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Google deploying floating structures at ports on east and west coast

Mysterious Google-owned, barge-borne structures made of slotted-together cargo containers have recently appeared on both coasts, and speculation as to the structures' purpose is running wild.

Google's floating building

The mystery San Francisco barge | Source: CNET

Two structures of similar design have thus far been photographed, one moored at San Francisco's Treasure Island and the other at a wharf in Portland, Maine. A third is rumored to be under construction in Connecticut, but photos of the southern New England erection have yet to surface.

Each edifice looks to be constructed from 48 standard-sized shipping containers arranged in a three "decks," each featuring sixteen containers laid out in a four by four grid. The decks sit atop a slightly shorter and narrower base that appears to also be made of containers, and a portion of a container at one end of the lowest deck is angled down to form a "ramp," which presumably acts as the entrance to the facility.

Portland's Press Herald was the first to report on the structures and initiated speculation on a possible link to Google. The paper spoke to the CEO of Cianbro, a marine outfitting company working on the Maine-docked barge, who said the firm is "absolutely forbidden to discuss it in any way or in any detail," but indicated that the project will be of great benefit to the state.

Google's floating building

The mystery Portland, Maine barge | Source: Portland Press Herald

CNET published a much more in-depth report last week and found evidence that the San Francisco version is indeed owned by the search giant and suggests it is being prepared as a floating datacenter. Google is the owner of a 2009 patent for floating data centers which would anchor up to seven miles off shore, using wave energy generators for power and taking advantage of cool ocean water for temperature regulation.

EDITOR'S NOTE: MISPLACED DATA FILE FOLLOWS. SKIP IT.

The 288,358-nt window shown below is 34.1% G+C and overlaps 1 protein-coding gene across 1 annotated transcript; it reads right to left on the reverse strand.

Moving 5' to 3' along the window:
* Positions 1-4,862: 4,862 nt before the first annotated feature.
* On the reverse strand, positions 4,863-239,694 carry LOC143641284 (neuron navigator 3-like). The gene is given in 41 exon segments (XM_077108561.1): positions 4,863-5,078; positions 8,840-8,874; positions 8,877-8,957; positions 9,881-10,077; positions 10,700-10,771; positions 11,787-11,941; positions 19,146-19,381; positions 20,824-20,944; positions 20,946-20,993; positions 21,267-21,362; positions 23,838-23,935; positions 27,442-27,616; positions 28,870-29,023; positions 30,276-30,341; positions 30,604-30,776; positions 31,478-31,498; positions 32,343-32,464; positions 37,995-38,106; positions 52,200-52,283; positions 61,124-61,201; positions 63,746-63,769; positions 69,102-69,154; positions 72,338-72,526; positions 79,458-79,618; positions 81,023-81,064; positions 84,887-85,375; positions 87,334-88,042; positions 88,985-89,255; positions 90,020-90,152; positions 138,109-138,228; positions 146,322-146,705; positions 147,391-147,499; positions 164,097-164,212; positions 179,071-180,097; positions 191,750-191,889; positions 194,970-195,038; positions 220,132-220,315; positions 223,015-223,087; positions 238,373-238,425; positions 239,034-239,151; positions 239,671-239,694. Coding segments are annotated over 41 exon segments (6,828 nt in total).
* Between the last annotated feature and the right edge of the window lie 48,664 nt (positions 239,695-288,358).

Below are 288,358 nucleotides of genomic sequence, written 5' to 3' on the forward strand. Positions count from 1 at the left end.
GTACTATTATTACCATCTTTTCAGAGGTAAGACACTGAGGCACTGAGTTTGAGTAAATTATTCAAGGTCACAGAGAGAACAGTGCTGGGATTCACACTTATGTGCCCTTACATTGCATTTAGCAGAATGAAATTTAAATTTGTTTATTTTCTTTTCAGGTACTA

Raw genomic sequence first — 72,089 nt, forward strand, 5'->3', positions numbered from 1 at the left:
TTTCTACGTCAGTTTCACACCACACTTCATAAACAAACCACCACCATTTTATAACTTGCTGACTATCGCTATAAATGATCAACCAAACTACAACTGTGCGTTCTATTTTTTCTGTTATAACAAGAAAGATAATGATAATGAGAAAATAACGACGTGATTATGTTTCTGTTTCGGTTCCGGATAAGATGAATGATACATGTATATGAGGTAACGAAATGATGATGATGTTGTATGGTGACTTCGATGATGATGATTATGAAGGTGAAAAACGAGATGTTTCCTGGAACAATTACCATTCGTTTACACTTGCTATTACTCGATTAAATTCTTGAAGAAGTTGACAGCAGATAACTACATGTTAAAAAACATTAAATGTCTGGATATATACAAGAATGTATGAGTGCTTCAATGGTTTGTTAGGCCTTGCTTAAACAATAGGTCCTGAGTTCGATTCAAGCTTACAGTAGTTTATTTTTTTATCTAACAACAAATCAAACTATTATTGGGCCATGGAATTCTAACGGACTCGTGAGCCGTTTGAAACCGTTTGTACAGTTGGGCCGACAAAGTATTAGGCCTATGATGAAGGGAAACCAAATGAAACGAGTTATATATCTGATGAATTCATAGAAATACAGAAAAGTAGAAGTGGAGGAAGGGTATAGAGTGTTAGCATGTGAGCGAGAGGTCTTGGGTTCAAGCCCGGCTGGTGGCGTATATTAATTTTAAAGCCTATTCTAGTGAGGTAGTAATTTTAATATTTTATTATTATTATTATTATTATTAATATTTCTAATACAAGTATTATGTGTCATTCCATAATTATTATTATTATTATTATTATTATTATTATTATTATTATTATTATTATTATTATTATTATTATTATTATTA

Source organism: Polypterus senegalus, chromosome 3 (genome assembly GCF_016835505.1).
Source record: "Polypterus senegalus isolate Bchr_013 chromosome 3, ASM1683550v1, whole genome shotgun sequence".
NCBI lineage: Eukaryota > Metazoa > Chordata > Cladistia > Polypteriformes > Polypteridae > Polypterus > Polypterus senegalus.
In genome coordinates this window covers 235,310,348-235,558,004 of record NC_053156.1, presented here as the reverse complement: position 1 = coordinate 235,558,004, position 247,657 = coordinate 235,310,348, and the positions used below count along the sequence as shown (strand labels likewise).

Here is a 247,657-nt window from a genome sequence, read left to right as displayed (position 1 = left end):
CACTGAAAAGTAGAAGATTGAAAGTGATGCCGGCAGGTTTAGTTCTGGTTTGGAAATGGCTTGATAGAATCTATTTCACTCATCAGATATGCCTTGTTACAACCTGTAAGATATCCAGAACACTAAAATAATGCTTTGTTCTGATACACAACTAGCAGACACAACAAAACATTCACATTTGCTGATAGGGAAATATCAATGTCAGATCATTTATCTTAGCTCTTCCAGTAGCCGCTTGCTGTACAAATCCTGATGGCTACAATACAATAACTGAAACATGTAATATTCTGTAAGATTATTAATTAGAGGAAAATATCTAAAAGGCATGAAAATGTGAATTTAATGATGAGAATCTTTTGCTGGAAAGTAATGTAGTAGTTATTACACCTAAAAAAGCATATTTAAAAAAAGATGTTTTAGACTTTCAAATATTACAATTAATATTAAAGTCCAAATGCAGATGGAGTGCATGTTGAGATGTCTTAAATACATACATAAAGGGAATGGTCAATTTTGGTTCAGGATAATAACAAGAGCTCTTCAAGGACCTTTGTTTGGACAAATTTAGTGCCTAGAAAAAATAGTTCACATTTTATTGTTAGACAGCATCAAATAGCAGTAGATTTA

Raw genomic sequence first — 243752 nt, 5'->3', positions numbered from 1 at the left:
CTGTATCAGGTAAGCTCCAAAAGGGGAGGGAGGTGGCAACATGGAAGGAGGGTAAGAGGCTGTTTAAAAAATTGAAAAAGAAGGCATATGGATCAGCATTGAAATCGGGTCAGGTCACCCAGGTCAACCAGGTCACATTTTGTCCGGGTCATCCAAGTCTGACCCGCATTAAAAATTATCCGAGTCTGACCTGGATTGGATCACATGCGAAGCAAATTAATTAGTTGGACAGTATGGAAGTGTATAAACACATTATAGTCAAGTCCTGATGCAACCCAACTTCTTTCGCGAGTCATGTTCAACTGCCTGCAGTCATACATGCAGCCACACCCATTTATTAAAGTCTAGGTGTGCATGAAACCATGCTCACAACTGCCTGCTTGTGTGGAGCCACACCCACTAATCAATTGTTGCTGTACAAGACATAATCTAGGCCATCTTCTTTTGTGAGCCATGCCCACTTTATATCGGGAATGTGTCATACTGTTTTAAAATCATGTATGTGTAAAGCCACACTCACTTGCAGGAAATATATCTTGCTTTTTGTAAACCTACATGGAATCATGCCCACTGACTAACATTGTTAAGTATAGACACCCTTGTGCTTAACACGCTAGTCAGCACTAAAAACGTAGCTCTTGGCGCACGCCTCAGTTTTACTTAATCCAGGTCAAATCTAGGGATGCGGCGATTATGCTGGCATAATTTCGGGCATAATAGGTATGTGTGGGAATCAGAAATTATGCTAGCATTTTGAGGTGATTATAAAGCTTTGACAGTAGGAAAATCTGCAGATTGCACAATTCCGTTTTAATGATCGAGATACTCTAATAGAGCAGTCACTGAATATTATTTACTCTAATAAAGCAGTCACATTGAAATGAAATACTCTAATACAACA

"The cutouts in the long walls of the containers, when they line up, they make hallways," Joel Egan, head of cargo container building design firm Cargotecture, told CNET. "You could put all sorts of mainframes into the containers."

San Francisco CBS affiliate KPIX followed up with an investigation of its own, reporting that sources told the station the barges are not destined to become datacenters, but rather floating marketing hubs for Mountain View's Google Glass augmented reality headgear.

KPIX says Google's ultimate goal would be to park the barge at San Francisco's Fort Mason, but that work has stalled because the company is having difficulty obtaining the necessary permits.

Taking into consideration Google's patent, the simultaneous construction of at least two of the structures— one on each coast of the United States— and Google's history of going to great lengths to increase the reliability, speed, and power efficiency of its datacenter network, it would seem that the datacenter explanation is the more plausible of the two.